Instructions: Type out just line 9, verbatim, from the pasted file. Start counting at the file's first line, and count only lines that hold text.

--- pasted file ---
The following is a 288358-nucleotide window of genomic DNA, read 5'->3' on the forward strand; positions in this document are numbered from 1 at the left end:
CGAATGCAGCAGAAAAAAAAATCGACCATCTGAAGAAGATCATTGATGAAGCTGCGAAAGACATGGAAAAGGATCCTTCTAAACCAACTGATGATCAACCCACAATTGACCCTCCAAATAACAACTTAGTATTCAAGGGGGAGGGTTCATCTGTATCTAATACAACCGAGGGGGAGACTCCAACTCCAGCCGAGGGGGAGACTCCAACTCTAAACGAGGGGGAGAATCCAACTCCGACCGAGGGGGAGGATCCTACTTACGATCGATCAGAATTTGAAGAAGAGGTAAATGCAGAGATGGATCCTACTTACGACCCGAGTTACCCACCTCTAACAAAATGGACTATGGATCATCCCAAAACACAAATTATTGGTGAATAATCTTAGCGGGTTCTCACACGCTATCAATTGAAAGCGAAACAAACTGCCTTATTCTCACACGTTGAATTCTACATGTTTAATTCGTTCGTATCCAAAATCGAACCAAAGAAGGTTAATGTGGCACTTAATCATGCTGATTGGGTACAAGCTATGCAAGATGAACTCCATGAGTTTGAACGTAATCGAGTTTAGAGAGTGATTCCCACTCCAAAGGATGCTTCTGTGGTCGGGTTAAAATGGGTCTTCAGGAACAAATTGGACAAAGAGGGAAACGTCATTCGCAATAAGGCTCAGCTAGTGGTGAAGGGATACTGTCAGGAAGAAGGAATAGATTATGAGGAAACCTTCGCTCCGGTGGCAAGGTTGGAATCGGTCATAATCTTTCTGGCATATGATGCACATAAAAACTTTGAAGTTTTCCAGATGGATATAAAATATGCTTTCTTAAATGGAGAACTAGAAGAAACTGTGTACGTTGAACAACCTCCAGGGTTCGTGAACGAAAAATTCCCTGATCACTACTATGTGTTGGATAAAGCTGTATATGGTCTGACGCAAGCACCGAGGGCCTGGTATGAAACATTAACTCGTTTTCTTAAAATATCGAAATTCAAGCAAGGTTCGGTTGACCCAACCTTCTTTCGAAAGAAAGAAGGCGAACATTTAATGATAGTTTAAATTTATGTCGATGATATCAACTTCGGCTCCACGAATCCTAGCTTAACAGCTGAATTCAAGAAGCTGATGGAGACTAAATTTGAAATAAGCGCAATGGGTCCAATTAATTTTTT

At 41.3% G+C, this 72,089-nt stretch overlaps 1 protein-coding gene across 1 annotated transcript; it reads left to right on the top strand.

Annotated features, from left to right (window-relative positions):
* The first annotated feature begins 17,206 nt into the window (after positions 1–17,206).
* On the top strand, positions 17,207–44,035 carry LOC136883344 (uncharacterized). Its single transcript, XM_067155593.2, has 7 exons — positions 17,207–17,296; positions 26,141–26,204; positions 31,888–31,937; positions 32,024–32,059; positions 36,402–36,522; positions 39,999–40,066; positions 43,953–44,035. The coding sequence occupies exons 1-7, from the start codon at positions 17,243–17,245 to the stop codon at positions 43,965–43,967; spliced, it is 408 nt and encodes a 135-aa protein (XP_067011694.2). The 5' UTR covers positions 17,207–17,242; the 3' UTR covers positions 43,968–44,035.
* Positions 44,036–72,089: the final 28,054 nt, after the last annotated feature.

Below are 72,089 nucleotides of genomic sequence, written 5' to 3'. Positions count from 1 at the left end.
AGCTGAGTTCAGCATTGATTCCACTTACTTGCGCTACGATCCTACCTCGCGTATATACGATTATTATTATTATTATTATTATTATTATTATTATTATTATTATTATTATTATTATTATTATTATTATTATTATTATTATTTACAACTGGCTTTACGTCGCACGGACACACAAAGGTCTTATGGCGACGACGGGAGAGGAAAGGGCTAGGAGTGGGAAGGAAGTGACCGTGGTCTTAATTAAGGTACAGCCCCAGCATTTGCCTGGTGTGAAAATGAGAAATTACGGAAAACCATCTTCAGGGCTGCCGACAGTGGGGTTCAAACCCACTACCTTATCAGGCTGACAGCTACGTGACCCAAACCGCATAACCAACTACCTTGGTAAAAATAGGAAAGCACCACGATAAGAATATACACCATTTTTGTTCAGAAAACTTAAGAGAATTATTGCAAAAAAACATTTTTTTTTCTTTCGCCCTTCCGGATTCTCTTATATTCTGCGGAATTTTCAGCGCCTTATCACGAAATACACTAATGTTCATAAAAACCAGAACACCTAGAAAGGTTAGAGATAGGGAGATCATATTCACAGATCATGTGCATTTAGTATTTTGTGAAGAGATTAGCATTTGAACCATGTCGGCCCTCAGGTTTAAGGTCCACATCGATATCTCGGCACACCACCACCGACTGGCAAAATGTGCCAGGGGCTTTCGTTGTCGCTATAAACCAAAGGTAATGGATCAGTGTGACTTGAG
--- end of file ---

AGCTGAGTTCAGCATTGATTCCACTTACTTGCGCTACGATCCTACCTCGCGTATATACGATTATTATTATTATTATTATTATTATTATTATTATTATTATTATTATTATTATTATTATTATTATTATTATTATTATTATTTACAACTGGCTTTACGTCGCACGGACACACAAAGGTCTTATGGCGACGACGGGAGAGGAAAGGGCTAGGAGTGGGAAGGAAGTGACCGTGGTCTTAATTAAGGTACAGCCCCAGCATTTGCCTGGTGTGAAAATGAGAAATTACGGAAAACCATCTTCAGGGCTGCCGACAGTGGGGTTCAAACCCACTACCTTATCAGGCTGACAGCTACGTGACCCAAACCGCATAACCAACTACCTTGGTAAAAATAGGAAAGCACCACGATAAGAATATACACCATTTTTGTTCAGAAAACTTAAGAGAATTATTGCAAAAAAACATTTTTTTTTCTTTCGCCCTTCCGGATTCTCTTATATTCTGCGGAATTTTCAGCGCCTTATCACGAAATACACTAATGTTCATAAAAACCAGAACACCTAGAAAGGTTAGAGATAGGGAGATCATATTCACAGATCATGTGCATTTAGTATTTTGTGAAGAGATTAGCATTTGAACCATGTCGGCCCTCAGGTTTAAGGTCCACATCGATATCTCGGCACACCACCACCGACTGGCAAAATGTGCCAGGGGCTTTCGTTGTCGCTATAAACCAAAGGTAATGGATCAGTGTGACTTGAG